The Hundred-Year-Old Man who climbed out of the window and disappeared – by Jonas Jonasson

The 100-Year-Old man book coverBrought up on a sombre diet of Strindberg plays, the films of Ingmar Bergman, and Wallender on TV, I’d be hard pressed to name a Swedish comedian – until now. Author Jonas Jonasson must be a contender with his light-hearted caprice about The Hundred-Year-Old Man who climbed out of the window and disappeared.

Centenarian Allan Karlsson seems a bit like a Swedish Forrest Gump in the way he encounters and bamboozles the world’s leaders and is able to call in the odd favour from them later on when it is most useful. He lacks the intelligence and good fortune of Upton Sinclair’s Lanny Budd, another character who led a charmed life across a series of novels between the wars and met everyone who was anyone. Perhaps the best comparison would be Don Quixote accompanied by a whole regiment of Sancho Panzas. And I don’t think I’m giving too much away if I say that Rosenante is an elephant! If, like me, you reckon that cock-up is responsible for twenty times the number of conspiracies, then this book could be for you.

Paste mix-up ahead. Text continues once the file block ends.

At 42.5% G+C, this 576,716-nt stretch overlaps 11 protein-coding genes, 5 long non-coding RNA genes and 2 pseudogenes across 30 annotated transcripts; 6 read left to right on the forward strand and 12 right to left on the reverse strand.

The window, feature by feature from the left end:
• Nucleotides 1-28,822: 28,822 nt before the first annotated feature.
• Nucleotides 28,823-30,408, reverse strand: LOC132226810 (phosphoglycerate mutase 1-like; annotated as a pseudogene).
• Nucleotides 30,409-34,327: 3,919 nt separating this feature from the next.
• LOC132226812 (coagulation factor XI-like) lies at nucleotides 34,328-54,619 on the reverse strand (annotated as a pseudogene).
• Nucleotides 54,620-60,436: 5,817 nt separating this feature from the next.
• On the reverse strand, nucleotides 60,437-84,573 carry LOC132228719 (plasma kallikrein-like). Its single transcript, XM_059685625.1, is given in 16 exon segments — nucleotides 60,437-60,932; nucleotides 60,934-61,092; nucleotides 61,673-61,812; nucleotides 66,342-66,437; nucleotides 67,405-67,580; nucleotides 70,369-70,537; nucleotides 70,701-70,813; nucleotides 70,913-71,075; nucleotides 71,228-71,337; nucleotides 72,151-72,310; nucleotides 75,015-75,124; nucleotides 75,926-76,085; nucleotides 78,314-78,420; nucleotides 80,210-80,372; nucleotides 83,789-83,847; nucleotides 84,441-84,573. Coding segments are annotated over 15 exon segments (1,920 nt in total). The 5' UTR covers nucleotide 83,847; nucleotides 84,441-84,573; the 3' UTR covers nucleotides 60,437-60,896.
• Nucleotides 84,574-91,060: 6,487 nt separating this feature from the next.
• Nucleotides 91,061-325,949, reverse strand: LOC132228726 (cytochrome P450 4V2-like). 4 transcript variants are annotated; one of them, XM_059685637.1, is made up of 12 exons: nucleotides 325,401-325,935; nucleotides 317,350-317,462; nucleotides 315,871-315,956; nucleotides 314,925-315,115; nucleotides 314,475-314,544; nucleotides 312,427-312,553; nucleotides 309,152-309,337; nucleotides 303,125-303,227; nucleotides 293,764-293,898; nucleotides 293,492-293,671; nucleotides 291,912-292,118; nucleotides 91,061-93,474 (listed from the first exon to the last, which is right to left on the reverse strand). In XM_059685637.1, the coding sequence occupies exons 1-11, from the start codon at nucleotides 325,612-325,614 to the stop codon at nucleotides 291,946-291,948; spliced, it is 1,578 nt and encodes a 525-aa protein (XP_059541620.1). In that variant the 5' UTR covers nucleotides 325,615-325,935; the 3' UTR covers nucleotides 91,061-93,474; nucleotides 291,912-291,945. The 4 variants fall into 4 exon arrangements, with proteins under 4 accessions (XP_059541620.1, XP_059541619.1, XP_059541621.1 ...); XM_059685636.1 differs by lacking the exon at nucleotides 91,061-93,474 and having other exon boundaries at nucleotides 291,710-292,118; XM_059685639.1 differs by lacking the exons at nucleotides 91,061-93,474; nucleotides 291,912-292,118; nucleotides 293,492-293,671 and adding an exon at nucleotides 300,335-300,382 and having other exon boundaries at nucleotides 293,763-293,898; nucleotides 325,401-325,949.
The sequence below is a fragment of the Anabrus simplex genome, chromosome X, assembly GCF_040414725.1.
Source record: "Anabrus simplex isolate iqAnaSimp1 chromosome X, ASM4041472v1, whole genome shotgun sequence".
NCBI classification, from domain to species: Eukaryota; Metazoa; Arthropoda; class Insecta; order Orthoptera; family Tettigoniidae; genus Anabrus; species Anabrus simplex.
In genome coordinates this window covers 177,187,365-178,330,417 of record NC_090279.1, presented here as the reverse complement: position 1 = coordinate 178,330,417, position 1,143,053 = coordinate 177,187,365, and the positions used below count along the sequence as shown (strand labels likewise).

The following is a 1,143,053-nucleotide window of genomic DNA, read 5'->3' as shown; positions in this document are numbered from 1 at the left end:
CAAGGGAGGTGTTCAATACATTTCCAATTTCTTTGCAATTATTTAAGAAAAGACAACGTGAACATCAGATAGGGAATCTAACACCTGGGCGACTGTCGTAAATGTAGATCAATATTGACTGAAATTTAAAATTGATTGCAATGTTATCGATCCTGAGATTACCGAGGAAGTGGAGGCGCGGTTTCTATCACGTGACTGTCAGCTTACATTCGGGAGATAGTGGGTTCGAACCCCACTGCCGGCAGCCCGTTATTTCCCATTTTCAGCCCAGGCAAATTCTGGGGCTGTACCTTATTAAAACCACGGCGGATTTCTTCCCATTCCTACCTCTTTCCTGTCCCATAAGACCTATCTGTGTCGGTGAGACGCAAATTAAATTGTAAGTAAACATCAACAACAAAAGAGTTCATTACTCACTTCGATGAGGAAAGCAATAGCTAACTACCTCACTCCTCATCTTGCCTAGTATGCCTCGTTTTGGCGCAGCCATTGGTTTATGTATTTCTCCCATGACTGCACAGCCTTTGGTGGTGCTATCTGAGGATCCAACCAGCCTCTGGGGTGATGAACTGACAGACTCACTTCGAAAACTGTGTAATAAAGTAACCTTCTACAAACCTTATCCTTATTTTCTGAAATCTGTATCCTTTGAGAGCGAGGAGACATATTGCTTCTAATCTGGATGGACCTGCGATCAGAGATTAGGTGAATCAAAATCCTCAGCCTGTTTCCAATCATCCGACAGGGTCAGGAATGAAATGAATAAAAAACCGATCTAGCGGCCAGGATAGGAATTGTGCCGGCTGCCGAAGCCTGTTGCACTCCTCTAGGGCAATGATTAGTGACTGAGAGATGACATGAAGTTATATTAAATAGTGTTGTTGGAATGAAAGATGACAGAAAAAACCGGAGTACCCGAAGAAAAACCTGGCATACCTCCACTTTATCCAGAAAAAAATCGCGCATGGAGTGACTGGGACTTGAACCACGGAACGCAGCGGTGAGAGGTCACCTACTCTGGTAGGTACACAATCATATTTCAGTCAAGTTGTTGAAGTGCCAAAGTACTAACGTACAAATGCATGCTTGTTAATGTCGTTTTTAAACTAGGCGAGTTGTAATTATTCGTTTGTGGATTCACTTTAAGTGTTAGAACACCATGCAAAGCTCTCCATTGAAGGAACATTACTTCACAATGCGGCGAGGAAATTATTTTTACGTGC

While the book opens in this century with the slightly disgruntled Allan Karlsson deciding he did not want all the fuss of a celebration of his 100th birthday in his care home, it soon begins to tell the back story of Allan’s fascinating life. In successive chapters, current times news and past times recollection gradually converge and, at the end, some of the characters look like they are going to live happily for some time, if not forever, after. Great holiday reading.

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